• Shop Online: You can purchase these two publications from the U.S. Government Online Bookstore at http://bookstore.gpo.gov by clicking on the links above in this blog post or shopping our collection under our Cancer category.
  • Order by Phone: Call our Customer Contact Center Monday through Friday, 8 am to 5:30 pm Eastern (except US Federal holidays). From US and Canada, call toll-free 1.866.512.1800. DC or International customers call +1.202.512.1800.
  • Visit our Retail Store: Buy a copy of any print editions from this collection at GPO’s retail bookstore at 710 North Capitol Street NW, Washington, DC 20401, open Monday–Friday, 9 a.m. to 4 p.m., except Federal holidays, Call (202) 512-0132 for information or to arrange in-store pick-up.

2)     Protect Yourself from Breast Cancer [infographic], Breast Cancer: Black Women Have Higher Death Rates From Breast Cancer Than Other Women, Understanding Breast Changes: a Health Guide for Women, and Surgery Choices for Women with DCIS or Breast Cancer.

FOR LIBRARIANS: There are records available for the electronic versions of all these works in the Catalog of Government Publications, and you can buy your own copy of  The Healthy Woman: a Complete Guide for All Ages [eBook and The Guide to Clinical Preventive Services 2012: Recommendations of the U.S. Preventive Services Task Force in the GPO Online Bookstore.

About the author(s): Adapted by Government Book Talk Editor-in-Chief and GPO Promotions & Ecommerce Manager, Michele Bartram, from an original blog post by Jennifer K. Davis from GPO’s Library Services & Content Management Division that supports the Federal Depository Libraries Program (FDLP).


You Scream, I Scream for National Ice Cream Month

July 15, 2013

fruit-sorbetIce cream, long beloved by Americans, has a long, even pre-colonial history in the Americas. Some of my Mexican friends have told me that the Aztec emperor Moctezuma (popularly referred to today as Montezuma) had servants climb the snow-capped volcanic mountains for snow to mix with fruit juices as a hot-weather treat.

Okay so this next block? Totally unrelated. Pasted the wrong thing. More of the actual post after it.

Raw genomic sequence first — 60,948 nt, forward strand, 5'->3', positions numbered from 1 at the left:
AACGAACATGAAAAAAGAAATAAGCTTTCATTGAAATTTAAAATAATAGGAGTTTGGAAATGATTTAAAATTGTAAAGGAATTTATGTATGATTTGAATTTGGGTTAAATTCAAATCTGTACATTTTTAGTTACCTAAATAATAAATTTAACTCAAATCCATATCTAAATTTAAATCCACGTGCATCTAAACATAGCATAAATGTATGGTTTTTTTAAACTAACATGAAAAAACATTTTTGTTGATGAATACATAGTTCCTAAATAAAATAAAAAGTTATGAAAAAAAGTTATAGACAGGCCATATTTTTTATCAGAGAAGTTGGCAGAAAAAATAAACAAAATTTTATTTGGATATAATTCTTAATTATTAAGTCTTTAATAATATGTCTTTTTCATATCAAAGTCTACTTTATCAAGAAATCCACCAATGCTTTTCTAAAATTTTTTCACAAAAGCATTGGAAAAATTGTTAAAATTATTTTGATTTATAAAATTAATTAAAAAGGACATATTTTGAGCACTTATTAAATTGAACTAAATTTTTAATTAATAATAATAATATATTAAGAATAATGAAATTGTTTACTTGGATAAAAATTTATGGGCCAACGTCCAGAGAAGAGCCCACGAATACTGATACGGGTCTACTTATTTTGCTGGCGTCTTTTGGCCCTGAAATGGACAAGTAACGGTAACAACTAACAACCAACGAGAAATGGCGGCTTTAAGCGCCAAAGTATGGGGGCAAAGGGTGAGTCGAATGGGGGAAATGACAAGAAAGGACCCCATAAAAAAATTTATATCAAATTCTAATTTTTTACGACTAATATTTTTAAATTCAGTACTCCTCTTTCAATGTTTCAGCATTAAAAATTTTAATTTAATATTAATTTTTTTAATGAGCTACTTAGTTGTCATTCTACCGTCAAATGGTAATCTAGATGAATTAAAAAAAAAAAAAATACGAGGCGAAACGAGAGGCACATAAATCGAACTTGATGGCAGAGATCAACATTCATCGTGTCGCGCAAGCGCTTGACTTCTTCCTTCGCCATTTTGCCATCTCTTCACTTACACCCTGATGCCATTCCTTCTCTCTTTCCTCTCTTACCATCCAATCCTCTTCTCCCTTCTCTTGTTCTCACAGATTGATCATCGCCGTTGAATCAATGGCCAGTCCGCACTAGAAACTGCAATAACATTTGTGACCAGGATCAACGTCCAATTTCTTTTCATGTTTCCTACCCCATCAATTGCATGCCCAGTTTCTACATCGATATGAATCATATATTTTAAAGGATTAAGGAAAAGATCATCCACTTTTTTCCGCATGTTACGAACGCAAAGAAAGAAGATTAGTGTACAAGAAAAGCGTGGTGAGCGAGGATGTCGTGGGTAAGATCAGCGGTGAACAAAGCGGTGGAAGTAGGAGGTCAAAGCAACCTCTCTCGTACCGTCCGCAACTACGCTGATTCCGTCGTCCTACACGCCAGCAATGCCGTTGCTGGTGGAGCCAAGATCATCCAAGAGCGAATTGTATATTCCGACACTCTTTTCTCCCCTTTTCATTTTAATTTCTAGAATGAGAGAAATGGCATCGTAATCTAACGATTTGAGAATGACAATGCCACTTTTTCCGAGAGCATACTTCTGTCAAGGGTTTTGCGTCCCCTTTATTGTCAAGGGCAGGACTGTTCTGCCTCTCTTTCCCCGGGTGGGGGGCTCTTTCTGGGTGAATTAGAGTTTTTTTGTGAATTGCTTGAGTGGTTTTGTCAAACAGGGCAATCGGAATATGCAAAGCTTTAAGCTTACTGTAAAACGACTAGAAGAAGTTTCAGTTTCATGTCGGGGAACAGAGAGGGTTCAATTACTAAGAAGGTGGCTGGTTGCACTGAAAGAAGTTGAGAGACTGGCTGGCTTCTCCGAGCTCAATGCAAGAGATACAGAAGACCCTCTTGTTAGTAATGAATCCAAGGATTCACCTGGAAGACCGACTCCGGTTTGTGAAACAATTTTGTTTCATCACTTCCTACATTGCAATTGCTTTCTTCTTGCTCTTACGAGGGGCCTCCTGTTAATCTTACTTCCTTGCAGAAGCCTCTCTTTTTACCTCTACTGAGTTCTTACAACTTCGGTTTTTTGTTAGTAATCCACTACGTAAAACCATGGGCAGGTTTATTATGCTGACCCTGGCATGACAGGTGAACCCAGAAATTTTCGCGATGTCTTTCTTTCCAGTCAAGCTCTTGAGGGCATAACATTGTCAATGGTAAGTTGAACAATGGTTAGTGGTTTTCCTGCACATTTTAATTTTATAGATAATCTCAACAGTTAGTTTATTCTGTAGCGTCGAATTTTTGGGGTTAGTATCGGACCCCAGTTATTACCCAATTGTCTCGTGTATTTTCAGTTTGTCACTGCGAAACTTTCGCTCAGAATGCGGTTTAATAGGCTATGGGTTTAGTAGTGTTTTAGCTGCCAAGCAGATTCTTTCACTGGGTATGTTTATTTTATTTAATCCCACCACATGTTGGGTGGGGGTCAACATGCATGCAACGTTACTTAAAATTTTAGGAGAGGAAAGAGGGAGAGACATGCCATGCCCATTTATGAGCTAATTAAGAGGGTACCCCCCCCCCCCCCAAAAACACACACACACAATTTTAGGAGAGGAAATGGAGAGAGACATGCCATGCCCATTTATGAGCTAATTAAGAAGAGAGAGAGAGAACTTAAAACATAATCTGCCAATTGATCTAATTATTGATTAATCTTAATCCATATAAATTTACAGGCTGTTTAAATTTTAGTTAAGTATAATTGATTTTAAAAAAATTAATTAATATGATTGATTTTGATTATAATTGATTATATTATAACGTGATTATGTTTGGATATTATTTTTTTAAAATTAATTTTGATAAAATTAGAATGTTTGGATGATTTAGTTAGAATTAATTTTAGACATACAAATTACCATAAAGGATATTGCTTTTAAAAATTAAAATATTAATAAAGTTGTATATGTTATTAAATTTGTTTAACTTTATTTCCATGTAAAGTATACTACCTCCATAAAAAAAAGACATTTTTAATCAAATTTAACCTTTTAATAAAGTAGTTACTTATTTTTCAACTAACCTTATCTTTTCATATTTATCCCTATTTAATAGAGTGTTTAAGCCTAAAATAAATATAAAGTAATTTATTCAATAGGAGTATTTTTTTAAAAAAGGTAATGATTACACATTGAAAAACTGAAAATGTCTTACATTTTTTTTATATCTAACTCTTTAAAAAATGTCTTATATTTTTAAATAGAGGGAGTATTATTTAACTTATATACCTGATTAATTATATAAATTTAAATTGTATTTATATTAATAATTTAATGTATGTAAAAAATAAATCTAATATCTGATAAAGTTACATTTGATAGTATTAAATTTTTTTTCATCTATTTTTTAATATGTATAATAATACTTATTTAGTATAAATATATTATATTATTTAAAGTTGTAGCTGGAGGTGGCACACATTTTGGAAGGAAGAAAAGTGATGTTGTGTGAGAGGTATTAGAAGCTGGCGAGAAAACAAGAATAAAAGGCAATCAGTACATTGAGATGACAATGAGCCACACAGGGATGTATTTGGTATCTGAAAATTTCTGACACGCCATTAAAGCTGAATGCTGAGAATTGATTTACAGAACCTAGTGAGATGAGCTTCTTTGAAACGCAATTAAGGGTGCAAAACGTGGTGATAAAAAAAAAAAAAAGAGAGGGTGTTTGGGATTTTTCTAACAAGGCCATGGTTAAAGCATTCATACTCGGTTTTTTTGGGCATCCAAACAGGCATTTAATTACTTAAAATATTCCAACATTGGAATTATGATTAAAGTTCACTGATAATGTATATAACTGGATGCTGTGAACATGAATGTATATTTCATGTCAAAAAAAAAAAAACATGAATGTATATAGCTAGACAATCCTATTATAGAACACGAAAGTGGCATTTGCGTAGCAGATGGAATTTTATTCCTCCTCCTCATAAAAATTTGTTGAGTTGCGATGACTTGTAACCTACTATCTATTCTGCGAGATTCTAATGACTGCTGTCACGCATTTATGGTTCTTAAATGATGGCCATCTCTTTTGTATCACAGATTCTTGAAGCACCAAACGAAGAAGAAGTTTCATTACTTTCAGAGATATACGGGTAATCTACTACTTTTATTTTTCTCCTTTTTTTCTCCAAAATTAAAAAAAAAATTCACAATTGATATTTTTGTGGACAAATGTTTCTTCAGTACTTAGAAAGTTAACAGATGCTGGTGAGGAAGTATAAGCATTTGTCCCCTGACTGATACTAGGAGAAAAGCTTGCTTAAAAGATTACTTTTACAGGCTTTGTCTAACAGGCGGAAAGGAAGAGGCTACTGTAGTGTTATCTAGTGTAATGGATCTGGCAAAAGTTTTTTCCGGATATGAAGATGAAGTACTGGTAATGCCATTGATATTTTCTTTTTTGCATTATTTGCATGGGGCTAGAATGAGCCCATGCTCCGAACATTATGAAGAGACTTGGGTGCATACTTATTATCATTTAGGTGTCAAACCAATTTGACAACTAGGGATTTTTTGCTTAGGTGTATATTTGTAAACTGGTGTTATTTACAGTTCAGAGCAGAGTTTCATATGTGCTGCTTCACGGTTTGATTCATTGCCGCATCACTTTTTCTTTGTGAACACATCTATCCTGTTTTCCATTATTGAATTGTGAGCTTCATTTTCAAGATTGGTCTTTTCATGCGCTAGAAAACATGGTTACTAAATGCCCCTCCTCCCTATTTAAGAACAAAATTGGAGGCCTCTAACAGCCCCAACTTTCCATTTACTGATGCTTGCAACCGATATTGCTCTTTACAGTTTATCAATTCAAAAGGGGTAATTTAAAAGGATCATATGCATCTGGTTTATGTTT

Image: Could this have been how the Aztec emperor was served his favorite icy dessert made of and served in natural fruit? Source. Cool Stuff Sorbet.

The United States got in on the game early, too. In 1744 Barbara Janssen Bladen, daughter of Lord Baltimore and wife of Proprietary Colonial Governor of Maryland Sir Thomas Bladen, first served ice cream in the American colonies. Ice cream, at that time, was a fashion of the well-heeled.

Williamsburg-Ice-Cream-MakingClick image to watch this Colonial Williamsburg, Virginia, video of how ice cream was made during the colonial era.

The French connectionjeffersonicecream

The sweet treat did not become popular in this country until after the American Revolution, when the Americans had continued contact with the French.

Thomas Jefferson learned how to make ice cream during his tenure in Paris as the United States’ Ambassador to France. He collected many recipes while in France, but ice cream was one of his favorites. In fact, the Library of Congress possesses a copy of a recipe for vanilla ice cream used by Thomas Jefferson written in Jefferson’s own hand.

Many visitors to Monticello, Jefferson’s home in Virginia, recorded enjoying ice cream during their meals there, probably fueling the dessert’s increasing national popularity.

Monticello-Garden-PartyImage: Monticello summer garden party where ice cream was sure to be served. Photo Credit: Jacob J. Gayer, National Geographic, December 1928

Ice cream gets added to the American “melting pot”